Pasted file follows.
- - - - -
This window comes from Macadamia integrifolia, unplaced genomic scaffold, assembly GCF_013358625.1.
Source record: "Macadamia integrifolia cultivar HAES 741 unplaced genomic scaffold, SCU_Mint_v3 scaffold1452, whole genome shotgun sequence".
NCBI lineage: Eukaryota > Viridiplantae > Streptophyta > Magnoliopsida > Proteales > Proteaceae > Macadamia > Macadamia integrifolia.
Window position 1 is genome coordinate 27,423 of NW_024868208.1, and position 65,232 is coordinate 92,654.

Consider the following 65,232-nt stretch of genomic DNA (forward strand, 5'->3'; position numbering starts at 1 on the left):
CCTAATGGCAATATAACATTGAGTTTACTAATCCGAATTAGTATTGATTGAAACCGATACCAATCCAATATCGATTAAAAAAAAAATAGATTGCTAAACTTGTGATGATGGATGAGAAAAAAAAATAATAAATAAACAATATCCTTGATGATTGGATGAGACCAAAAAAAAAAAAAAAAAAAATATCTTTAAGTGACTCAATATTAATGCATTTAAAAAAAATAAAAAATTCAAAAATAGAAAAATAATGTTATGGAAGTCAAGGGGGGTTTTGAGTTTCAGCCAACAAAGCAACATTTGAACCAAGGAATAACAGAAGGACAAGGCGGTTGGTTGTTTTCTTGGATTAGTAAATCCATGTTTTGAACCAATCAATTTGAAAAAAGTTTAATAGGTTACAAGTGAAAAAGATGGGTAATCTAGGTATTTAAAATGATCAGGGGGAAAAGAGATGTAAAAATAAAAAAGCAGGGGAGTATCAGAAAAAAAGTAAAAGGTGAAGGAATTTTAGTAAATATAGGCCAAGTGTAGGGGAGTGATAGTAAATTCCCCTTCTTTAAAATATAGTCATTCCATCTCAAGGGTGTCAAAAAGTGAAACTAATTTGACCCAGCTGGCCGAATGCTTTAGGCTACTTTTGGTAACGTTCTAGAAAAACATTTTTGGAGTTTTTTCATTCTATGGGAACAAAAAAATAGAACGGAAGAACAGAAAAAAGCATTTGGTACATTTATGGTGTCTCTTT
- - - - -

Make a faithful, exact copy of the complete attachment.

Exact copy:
This window comes from Macadamia integrifolia, unplaced genomic scaffold, assembly GCF_013358625.1.
Source record: "Macadamia integrifolia cultivar HAES 741 unplaced genomic scaffold, SCU_Mint_v3 scaffold1452, whole genome shotgun sequence".
NCBI lineage: Eukaryota > Viridiplantae > Streptophyta > Magnoliopsida > Proteales > Proteaceae > Macadamia > Macadamia integrifolia.
Window position 1 is genome coordinate 27,423 of NW_024868208.1, and position 65,232 is coordinate 92,654.

Consider the following 65,232-nt stretch of genomic DNA (forward strand, 5'->3'; position numbering starts at 1 on the left):
CCTAATGGCAATATAACATTGAGTTTACTAATCCGAATTAGTATTGATTGAAACCGATACCAATCCAATATCGATTAAAAAAAAAATAGATTGCTAAACTTGTGATGATGGATGAGAAAAAAAAATAATAAATAAACAATATCCTTGATGATTGGATGAGACCAAAAAAAAAAAAAAAAAAAATATCTTTAAGTGACTCAATATTAATGCATTTAAAAAAAATAAAAAATTCAAAAATAGAAAAATAATGTTATGGAAGTCAAGGGGGGTTTTGAGTTTCAGCCAACAAAGCAACATTTGAACCAAGGAATAACAGAAGGACAAGGCGGTTGGTTGTTTTCTTGGATTAGTAAATCCATGTTTTGAACCAATCAATTTGAAAAAAGTTTAATAGGTTACAAGTGAAAAAGATGGGTAATCTAGGTATTTAAAATGATCAGGGGGAAAAGAGATGTAAAAATAAAAAAGCAGGGGAGTATCAGAAAAAAAGTAAAAGGTGAAGGAATTTTAGTAAATATAGGCCAAGTGTAGGGGAGTGATAGTAAATTCCCCTTCTTTAAAATATAGTCATTCCATCTCAAGGGTGTCAAAAAGTGAAACTAATTTGACCCAGCTGGCCGAATGCTTTAGGCTACTTTTGGTAACGTTCTAGAAAAACATTTTTGGAGTTTTTTCATTCTATGGGAACAAAAAAATAGAACGGAAGAACAGAAAAAAGCATTTGGTACATTTATGGTGTCTCTTT